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By Karl Owen.
Team riders, Kris, Billy and myself headed down to the Midlands for the Comienzo del Verano stage race. Set in the rather beautiful surrounds of Belvoir Castle in Woolsthorpe. It was set to be 4 stages, with a team time trial, 2 hilly road races, and the masochist spectacle that is a Hill Climb.
Whilst I am renowned for staying “sur la plaque” I was looking forward to the opportunity to apply some pressure to the sprint specialists and engage the small ring. As me and Kris headed down the M6, we were chased by a howling tailwind, which was sure to make things interesting.
The first stage was a team time trial with some quite nasty uphill drags and a finishing straight into the headwind. The 3 of us prepped for 8km of pain. Not being TT specialists, we slightly nervously lent up against our start men, myself only just getting clipped in moments before we were set off.
I could give you a turn by turn analysis, but the only real descriptor of the TTT you need is OUCH. We seemed to work well together, making various grunts and groans in order to indicate changes. This being the only communication available at full gas.
We ground our way up the various inclines. Kris drove it home down the final straight at a ruthless pace into the relentless headwind, unfortunately this managed to slightly drop Billy. However we knew as we’d crossed the line that the time was strong. The taste of Iron and the threat of “chundering everywhaaaa” is generally a good indication of a deep effort. Kris’s Garmin indicated an 11:10.
As the results rolled in, we could see we’d done a good time. It turned out we’d managed 3rd , with 11.08 just 4 seconds back on Pedal Power Loughborough, and 18 on Clay Cross RT. This put us in a strong position for GC, and I felt confident going into the afternoon’s road stage.
Knocking around the HQ for the 3 hour wait really didn’t appeal. I find the smell of embrocation and adrenaline extremely off putting, so I succumbed to the temptation of the local, The Chequers, for a swift 1/2. I’m sure all the nutritionalists and sports science types will tell me of the error of my ways, but in the only race i’ve ever won, i’d had 1/2 a pint before and I decided to repeat the ritual.
As the 2nd stage rolled out through the neutralised zone, I tucked right behind the lead car. Taking the decision to make the race hard from the off. Shortly after we were released from the neutral zone I ended up away with 2 or 3 riders, unfortunately they quickly dropped back to the group, leaving me to drive on alone. As I hit the bottom of the climb with maybe 20 seconds, I figured a good haul of KOM points was a possibility. I was almost pipped to the line by a Loughborough rider, but had kept enough in the tank for a final acceleration to take the full 5 points. Over the top me, the Loughborough rider and one other continued to drive having a small gap, this was soon neutralised however by a slow moving bus. The joys of racing on open roads.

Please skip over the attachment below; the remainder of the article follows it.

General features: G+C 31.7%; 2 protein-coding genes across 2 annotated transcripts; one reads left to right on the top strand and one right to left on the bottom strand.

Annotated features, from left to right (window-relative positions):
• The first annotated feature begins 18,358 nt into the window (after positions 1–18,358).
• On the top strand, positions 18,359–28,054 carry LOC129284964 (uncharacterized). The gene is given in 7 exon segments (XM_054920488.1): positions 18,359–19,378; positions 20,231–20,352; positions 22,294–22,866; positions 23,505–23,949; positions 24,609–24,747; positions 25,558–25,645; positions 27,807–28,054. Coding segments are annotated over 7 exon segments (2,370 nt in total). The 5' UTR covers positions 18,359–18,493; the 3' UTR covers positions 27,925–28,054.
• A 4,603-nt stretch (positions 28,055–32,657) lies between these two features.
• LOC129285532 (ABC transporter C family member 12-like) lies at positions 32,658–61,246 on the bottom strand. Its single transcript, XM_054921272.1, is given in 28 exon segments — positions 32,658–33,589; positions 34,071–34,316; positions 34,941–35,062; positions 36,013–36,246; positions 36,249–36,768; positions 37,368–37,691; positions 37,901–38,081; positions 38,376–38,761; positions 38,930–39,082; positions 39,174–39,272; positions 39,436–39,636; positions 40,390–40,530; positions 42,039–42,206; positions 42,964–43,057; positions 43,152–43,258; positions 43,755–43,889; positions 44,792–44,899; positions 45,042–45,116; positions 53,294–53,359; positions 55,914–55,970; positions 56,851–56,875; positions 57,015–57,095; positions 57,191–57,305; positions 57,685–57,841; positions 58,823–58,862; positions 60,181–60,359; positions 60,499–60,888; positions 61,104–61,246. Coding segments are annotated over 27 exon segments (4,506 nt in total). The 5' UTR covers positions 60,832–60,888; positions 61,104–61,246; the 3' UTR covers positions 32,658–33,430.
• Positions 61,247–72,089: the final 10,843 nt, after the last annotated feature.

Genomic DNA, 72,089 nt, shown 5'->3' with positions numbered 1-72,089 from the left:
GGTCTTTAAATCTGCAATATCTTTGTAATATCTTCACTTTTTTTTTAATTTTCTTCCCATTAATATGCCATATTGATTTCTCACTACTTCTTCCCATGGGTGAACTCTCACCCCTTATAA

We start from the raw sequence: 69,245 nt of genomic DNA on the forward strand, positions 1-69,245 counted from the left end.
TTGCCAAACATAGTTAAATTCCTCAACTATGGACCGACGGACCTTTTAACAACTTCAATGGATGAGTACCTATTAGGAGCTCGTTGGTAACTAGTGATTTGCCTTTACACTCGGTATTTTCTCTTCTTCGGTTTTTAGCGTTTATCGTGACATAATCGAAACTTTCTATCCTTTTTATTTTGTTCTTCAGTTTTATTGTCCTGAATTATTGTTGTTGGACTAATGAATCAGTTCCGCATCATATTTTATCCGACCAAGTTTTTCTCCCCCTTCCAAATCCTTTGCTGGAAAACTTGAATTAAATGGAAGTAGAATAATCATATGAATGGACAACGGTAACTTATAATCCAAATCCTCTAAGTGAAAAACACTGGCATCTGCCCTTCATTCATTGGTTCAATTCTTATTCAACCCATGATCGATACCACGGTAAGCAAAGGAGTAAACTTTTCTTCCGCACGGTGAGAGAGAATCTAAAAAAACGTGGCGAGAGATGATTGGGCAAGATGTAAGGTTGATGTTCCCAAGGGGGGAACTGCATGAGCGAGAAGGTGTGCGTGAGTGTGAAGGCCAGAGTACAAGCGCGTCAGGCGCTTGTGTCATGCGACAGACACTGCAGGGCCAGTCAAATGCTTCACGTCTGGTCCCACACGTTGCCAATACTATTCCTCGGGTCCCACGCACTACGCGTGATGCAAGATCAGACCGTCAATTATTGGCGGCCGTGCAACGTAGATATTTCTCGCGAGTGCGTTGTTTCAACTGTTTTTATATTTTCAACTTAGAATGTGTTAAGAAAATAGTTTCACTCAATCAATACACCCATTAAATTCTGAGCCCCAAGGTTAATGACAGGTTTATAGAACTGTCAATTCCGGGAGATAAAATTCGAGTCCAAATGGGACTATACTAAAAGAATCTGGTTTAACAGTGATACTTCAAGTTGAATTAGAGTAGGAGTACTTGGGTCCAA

The pace in the group was kept high, however 2 riders managed to clip off the front and went over the climb the second time in 1st and 2nd, I tried to take the final KOM spot, but was just beaten to the line and rolled over 4th, for zero points. As we took the bell for the final lap I indicated to Billy that I was still feeling good, and wanted the pace kept as high as possible up the final stretch towards the climb. Shortly after however as the catch of the 2 riders who were still away became imminent I saw an opportunity to attack and bridge. Pulling to the right of the group and into the headwind I attacked, taking Billy with me, we quickly caught the 2 breakaway riders who were obviously pretty tired, however they managed to cling to the wheels and get a tow from the chrono train.
Shortly after we were joined by an OVB rider, and a langsett rider, knowing they were both strong teams I was confident we could take this to the finish and we continued to push on up to the top of the climb where I rolled over in second place, just behind James Allen* of Langsett. We were shortly joined by a few other riders, making a strong group of 7. As we thundered down the final straight a Beeston rider attempted to take a flyer down the right hand side of the road, this was quickly closed down by others but he’d managed to distance me and the OVB rider who’d both been doing more than our fairshare of the work. I crossed the line in 6th place, a few seconds back from the winner, James of Langsett Cycles.
I knew both the teams in front from the TTT had also positioned guys in the break, but was confident this put me in a very good place on GC. As we returned to the HQ to find out the results I had dreams of a good GC position, a spotty jersey and a tasty dinner, with maybe a recovery pint, in the Chequers running through my head.
Unfortunately I was soon knocked off my high horse (sorry) as we were informed Day 2 was to be cancelled due to an equestrian event being run on the same roads. Frustration and disappointment was written over the faces of all the riders. Talking with the organizer, I confirmed I’d be in the lead for the KOM jersey. He unceremoniously handed it over, no champagne, no podium, no national anthem, but a spotty jersey all the same!
Overall I had managed 4th on GC, Kris 10th and Billy 11th. The Team was 3rd overall.